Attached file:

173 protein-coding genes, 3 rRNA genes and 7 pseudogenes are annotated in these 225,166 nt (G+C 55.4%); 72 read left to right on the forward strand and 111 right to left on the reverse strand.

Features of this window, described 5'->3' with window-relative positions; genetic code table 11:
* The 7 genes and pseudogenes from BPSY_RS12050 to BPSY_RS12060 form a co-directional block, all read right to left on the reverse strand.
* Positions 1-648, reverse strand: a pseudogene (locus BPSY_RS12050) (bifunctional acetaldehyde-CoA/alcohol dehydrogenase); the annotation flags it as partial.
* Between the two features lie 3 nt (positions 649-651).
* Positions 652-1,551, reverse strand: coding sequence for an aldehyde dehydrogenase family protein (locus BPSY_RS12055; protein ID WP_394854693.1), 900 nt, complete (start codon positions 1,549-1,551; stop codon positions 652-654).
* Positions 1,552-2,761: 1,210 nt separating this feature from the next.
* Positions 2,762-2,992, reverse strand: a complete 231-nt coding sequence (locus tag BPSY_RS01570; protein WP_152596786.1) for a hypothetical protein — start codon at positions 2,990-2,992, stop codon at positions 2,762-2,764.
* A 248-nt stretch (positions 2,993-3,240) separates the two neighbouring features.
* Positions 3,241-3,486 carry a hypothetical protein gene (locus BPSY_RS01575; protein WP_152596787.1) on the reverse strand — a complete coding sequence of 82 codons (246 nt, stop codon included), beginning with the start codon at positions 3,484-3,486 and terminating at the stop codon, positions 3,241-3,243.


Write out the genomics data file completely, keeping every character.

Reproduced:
173 protein-coding genes, 3 rRNA genes and 7 pseudogenes are annotated in these 225,166 nt (G+C 55.4%); 72 read left to right on the forward strand and 111 right to left on the reverse strand.

Features of this window, described 5'->3' with window-relative positions; genetic code table 11:
* The 7 genes and pseudogenes from BPSY_RS12050 to BPSY_RS12060 form a co-directional block, all read right to left on the reverse strand.
* Positions 1-648, reverse strand: a pseudogene (locus BPSY_RS12050) (bifunctional acetaldehyde-CoA/alcohol dehydrogenase); the annotation flags it as partial.
* Between the two features lie 3 nt (positions 649-651).
* Positions 652-1,551, reverse strand: coding sequence for an aldehyde dehydrogenase family protein (locus BPSY_RS12055; protein ID WP_394854693.1), 900 nt, complete (start codon positions 1,549-1,551; stop codon positions 652-654).
* Positions 1,552-2,761: 1,210 nt separating this feature from the next.
* Positions 2,762-2,992, reverse strand: a complete 231-nt coding sequence (locus tag BPSY_RS01570; protein WP_152596786.1) for a hypothetical protein — start codon at positions 2,990-2,992, stop codon at positions 2,762-2,764.
* A 248-nt stretch (positions 2,993-3,240) separates the two neighbouring features.
* Positions 3,241-3,486 carry a hypothetical protein gene (locus BPSY_RS01575; protein WP_152596787.1) on the reverse strand — a complete coding sequence of 82 codons (246 nt, stop codon included), beginning with the start codon at positions 3,484-3,486 and terminating at the stop codon, positions 3,241-3,243.